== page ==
According to the Department of Agriculture, beef prices skyrocketed more than 10 percent last year, and are expected to soar even more.
John Nalivka, owner of consulting firm Sterling Marketing, estimates prices could rise as much as another 10% — more than double the inflation rate for all food.
We warned readers in August of last year that beef prices would rise as a result of the severe drought in the state of Texas, and many southern US states.
Last July, nearly half of all Texas counties were under a burn ban, forcing cattle owners to thin out their herds early and place cattle in feedlots where livestock are fattened for market before slaughter.
The drought applied enormous stress to the US beef production system, while US exports were at all-time record levels.
The USDA Cattle Inventory report released last summer confirmed the US cattle herd would continue to decline over the next two to three years, reducing beef production and putting upwards pressure on both cattle and beef prices.
According to the general manager of a livestock auction house, many ranchers shipped out every cow they owned last summer. Some of the smaller ranchers shipped whole herds.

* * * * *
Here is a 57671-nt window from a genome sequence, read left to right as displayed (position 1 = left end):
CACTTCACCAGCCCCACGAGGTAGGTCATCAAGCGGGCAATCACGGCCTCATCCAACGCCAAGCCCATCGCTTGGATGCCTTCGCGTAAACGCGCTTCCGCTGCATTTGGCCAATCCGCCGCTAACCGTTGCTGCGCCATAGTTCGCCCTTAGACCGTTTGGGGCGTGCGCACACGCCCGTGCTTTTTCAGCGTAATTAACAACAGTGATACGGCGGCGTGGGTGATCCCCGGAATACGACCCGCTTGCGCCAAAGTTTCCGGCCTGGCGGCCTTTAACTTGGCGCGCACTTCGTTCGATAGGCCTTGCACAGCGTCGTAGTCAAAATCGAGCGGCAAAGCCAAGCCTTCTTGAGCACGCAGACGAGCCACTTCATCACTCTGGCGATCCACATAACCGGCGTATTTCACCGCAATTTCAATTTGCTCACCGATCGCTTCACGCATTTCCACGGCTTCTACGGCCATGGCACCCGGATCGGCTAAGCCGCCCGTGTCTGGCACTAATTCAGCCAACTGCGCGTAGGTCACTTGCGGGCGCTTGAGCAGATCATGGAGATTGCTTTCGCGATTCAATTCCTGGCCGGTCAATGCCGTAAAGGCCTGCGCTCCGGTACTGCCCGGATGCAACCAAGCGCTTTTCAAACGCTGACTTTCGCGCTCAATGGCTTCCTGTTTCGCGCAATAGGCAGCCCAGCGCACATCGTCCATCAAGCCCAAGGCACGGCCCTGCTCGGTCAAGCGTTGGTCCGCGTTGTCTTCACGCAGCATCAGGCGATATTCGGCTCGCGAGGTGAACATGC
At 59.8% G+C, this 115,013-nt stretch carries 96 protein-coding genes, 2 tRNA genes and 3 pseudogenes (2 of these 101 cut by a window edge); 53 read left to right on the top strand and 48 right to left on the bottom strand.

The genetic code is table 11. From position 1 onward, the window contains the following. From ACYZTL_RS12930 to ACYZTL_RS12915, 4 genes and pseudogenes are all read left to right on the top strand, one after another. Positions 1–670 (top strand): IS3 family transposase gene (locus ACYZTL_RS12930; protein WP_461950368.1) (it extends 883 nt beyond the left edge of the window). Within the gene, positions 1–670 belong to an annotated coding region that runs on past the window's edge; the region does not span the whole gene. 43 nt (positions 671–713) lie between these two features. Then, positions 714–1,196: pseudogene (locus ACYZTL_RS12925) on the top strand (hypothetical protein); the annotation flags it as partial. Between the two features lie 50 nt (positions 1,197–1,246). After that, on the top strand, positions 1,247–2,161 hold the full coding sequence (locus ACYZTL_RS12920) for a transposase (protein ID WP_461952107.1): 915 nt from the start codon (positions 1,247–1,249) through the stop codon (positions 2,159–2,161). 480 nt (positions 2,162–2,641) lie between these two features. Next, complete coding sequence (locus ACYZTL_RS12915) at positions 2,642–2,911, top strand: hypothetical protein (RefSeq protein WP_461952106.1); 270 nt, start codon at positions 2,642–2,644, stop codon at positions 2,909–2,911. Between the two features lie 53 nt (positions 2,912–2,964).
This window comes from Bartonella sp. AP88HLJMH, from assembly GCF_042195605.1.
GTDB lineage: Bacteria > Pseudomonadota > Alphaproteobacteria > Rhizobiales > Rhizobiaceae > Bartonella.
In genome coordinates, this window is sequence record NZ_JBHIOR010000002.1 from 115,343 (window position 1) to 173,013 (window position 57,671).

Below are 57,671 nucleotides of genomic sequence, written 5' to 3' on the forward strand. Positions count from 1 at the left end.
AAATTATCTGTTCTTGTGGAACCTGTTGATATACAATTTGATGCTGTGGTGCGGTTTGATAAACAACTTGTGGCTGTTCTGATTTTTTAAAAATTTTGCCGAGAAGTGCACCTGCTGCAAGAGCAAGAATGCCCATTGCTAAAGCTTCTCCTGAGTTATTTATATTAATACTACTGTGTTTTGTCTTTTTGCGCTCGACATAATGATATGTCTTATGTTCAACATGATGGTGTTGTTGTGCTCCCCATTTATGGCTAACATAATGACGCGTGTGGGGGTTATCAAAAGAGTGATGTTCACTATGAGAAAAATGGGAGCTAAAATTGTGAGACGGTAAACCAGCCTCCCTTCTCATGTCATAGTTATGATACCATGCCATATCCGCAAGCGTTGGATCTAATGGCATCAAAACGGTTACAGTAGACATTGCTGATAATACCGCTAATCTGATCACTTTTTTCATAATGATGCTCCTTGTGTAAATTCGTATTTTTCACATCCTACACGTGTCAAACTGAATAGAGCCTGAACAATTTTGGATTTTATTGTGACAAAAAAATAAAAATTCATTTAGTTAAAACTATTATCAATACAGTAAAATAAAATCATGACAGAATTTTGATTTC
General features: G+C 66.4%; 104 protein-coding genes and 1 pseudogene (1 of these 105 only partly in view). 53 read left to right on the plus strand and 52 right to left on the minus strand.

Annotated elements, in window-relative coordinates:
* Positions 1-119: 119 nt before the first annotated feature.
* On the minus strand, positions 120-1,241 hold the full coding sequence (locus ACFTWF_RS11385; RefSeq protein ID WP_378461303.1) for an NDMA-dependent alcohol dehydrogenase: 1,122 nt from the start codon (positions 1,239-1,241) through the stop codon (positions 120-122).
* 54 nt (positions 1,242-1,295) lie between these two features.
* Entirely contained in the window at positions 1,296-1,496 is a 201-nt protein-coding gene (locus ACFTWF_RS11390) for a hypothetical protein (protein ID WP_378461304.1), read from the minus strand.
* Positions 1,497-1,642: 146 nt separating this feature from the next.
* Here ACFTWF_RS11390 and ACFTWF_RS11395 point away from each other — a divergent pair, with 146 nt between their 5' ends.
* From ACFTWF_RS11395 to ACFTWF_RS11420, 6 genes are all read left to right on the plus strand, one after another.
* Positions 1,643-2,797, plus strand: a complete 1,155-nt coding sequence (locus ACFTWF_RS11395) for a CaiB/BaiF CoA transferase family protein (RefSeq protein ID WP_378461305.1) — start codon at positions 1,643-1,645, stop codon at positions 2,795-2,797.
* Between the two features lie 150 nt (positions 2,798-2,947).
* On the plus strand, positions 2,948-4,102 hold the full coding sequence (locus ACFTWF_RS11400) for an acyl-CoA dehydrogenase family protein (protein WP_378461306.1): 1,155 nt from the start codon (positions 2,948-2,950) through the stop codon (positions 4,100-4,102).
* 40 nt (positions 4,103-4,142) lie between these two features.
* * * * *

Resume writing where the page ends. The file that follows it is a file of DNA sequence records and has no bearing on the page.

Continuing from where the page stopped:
The bigger ranches started selling the older cows first, then the middle aged cows, and finally the young cows. It will take ranchers years to rebuild their cow herds because of last summer’s forced sell-off.
Kevin Good, a senior analyst at research firm CattleFax notes the ranchers thinned their herds because of the soaring price of corn, rising property costs and increased competition for land with corn, soybeans and other crops.
In addition to the soaring price of corn, U.S. beef exports jumped over 20 percent last year on surging demand from Canada, Japan, South Korea and Hong Kong.
The combination of low supplies and strong foreign demand lifted cattle prices despite falling U.S. consumption, Nalivka says. Live cattle prices hit a record $1.26 a pound last week, up 20% the past year.